When Death Called
Malik studied his balding head in the bedside mirror. At twenty-nine, he wasn’t due for balding, at least not for the next ten years. That’s how it was with his father and his father before him. The Yusuff’s started to bald at forty, and then rapidly after that.
Maybe a hat would help cover it up. He had seen someone with a fez cap downstairs at the lobby that would be just perfect. Hipster even, i’d do just that, he thought.
He looked around the room. It was almost a palace. He was used to luxury; his father had been an army general in Egypt, one of the richest having inherited a massive estate. His employers had spared no expenses, or rather, their clients. His task was simple, really. Someone had broken into the government’s tax portal and was wiping off tax records of huge corporations hugely indebted to the government. The person was doing it randomly, no pattern and Malik was to look for digital footprint and point them in the direction of the culprit at least, that’s if he didn’t identify the culprit(s) altogether.
Malik IbnYusuff had checked, the Malaysian Internal Revenue Office had a pretty secure network. Of course, no network was completely impregnable. Not with the right resources and persons working on it. He knew that.
His cell started to buzz, Arafat, his aunt. He slipped under the covers and took the call, letting out a flurry of Arabic. He ended the call with a sigh. His aunt back had always wanted him to come back. After his Master’s degree eight months before, she had made it clear she expected him back in Cairo.
Malik had gone ahead to get a new job with Retr, disregarding her instructions. If he went back, those who had killed his father were sure to do him in too. His father had been murdered in cold blood the night before Malik left for America.
The night was fresh in Malik’s memory. He had gone into NasirIbn Yusuff’s room after knocking insistently for more than fifteen minutes. The petite man of fifty-three years was in a pool of blood at the foot of his bed, his arms were wrapped around one of the bed’s stout leg as if he had fought for the bed’s support in his dying moments. There was a stab wound on his neck, three others in his back, his mother in the next room, with her nurse, dying from ovarian cancer. They had both heard nothing. Everyone knew it had something to do with politics; a political assassination.
Malik buried his father the next morning but was out of the country within 24 hours of the death. He had somehow known that he was the next target, especially if he stuck around, and tried to fill his father’s shoes which would have been easy because he had always been the old man’s right hand. His aunt had been adamant though, she insisted he returns. Her brother was a general in the army, and she had demanded protection from the army, and gotten it. She seemed to think the military guards at their palace would detract the murderers from going after Nasir’s heir. Malik had only ever returned to Cairo once, when his mother died. He had spent less than twelve hours on Egyptian soil.
The door to the suite burst open; he jumped out of the bed just as he saw a man, Asian from the look of him.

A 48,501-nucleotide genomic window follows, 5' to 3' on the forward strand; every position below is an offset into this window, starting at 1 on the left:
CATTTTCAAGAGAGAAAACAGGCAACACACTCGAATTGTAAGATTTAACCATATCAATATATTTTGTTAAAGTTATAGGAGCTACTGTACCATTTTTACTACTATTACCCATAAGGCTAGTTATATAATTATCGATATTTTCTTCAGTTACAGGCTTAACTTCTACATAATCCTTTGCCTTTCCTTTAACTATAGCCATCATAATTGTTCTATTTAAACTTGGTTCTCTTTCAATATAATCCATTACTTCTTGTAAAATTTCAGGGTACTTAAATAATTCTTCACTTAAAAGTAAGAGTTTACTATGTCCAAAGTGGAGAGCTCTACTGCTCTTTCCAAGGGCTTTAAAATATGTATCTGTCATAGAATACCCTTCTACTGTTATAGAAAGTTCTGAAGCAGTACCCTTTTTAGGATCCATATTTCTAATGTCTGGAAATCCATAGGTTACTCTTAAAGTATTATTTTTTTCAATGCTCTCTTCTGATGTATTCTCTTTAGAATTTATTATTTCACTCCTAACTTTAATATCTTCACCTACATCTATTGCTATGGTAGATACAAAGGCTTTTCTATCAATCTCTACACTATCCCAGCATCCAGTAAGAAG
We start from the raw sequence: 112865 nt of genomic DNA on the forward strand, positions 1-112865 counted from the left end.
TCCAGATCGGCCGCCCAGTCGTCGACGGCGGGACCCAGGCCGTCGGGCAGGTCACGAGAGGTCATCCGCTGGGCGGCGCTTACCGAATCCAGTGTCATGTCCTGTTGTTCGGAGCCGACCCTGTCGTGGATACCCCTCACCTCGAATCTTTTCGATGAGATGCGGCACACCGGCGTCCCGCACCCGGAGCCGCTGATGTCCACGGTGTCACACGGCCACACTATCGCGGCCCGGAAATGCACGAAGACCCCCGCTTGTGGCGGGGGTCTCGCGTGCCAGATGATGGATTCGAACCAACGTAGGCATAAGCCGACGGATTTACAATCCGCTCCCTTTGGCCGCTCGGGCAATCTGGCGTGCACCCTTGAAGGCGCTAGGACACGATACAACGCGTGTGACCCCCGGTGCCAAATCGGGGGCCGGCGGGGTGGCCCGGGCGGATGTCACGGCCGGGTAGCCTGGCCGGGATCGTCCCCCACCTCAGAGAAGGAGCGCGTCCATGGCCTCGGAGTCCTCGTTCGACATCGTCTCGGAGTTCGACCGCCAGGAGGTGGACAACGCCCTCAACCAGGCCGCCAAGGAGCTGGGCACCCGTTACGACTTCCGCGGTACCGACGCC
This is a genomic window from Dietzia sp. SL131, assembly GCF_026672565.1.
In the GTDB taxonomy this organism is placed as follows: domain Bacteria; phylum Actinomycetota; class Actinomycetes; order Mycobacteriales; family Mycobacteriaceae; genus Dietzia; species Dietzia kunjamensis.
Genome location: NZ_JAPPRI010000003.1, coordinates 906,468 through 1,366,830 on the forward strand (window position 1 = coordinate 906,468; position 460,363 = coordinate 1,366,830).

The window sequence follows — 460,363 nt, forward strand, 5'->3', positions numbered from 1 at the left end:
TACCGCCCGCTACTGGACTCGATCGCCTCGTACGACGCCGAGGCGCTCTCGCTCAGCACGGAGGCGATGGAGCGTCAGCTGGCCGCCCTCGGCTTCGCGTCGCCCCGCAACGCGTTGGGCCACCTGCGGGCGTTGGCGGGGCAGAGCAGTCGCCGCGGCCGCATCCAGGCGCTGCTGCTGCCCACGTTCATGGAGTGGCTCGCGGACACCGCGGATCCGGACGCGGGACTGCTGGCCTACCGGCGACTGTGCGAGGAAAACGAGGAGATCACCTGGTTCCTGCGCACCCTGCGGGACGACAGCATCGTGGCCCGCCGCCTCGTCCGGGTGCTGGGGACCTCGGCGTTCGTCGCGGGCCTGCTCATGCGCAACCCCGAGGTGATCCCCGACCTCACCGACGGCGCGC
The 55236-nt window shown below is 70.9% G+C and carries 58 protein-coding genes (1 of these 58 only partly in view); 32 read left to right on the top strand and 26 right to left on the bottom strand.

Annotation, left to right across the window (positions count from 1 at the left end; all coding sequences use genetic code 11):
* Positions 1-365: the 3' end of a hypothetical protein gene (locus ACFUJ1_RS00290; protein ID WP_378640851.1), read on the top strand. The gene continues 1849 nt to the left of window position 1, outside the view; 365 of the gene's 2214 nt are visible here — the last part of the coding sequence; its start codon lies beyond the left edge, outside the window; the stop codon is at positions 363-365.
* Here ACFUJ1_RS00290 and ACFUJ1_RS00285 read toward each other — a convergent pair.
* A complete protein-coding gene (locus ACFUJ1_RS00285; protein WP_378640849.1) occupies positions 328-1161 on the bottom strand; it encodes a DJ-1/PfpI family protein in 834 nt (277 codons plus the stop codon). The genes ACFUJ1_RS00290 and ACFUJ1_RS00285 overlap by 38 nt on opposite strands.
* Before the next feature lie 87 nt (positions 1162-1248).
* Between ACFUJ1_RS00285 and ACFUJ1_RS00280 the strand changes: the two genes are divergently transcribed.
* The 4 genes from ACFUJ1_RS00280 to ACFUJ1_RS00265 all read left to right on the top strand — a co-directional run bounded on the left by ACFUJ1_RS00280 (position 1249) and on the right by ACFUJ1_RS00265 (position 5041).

The man stepped in and said in heavily accented English, “Are you the Yussuf?”
His first inclination was to say, “No.” He wasn’t Yusuff after all, his father’s father was.
The man pulled out a handgun as Feri, Malik’s cousin, lunged out of the bathroom naked and screamed, two shots hit Feri in the belly, and he went down giving Malik just enough time to barrel into the attacker who had been shocked, apparently, he had been expecting only Malik in the suite.
Malik and the Asian assassin grappled on the ground; the gun had flown out of the man’s hand when Malik first hit him. But the Asian was stronger and obviously a trained fighter, he soon managed to pin Malik to the floor and had somehow slipped out a dagger.
Malik closed his eyes and said ‘Subhanallahi’ expecting death when the man crumpled into him; he heard the thud of the dagger’s hilt on the floor and opened his eyes. Feri was on his feet, though bleeding in the stomach, he had the assassin’s handgun in his hand with the silencer smoking.
Feri had saved his life. Malik took Feri along on that trip just because he wanted some familiar face, and Feri had ended up saving his life.
Some corporation had been behind the assassination attempt. The same company that had a suit in court against the Internal Revenue, and was trying to evade huge tax debts. It took Malik less than a day to find the code prints he needed to discover the culprits, and then the assassin was linked to a cult group that was known to have ties with the corporation.
Feri had survived with tell-tale scars, recovering fully only after eight months and three surgeries.
Six years later-Feri abandoned his real estate business, got involved in a drug peddling and got caught by the Feds.
When Tony Knight contacted Malik with the deal, it seemed like the perfect way to repay Feri. But first of all, he needed to extract a promise out of Feri, a deal for a deal.
Malik left the meeting with Knight, after agreeing to help break into the North Korean system and drove straight to ‘penal colony’ where Feri was being held pending trial.
Feri would have to quit drugs and go back to Cairo. There were a lot of opportunities for him and his drug masters weren’t likely to reach him in Cairo, he’d have protection, a target off his back and the opportunity to start a new life.
“I can’t do better than that Feri,” Malik said to himself as he drove into the retention facility.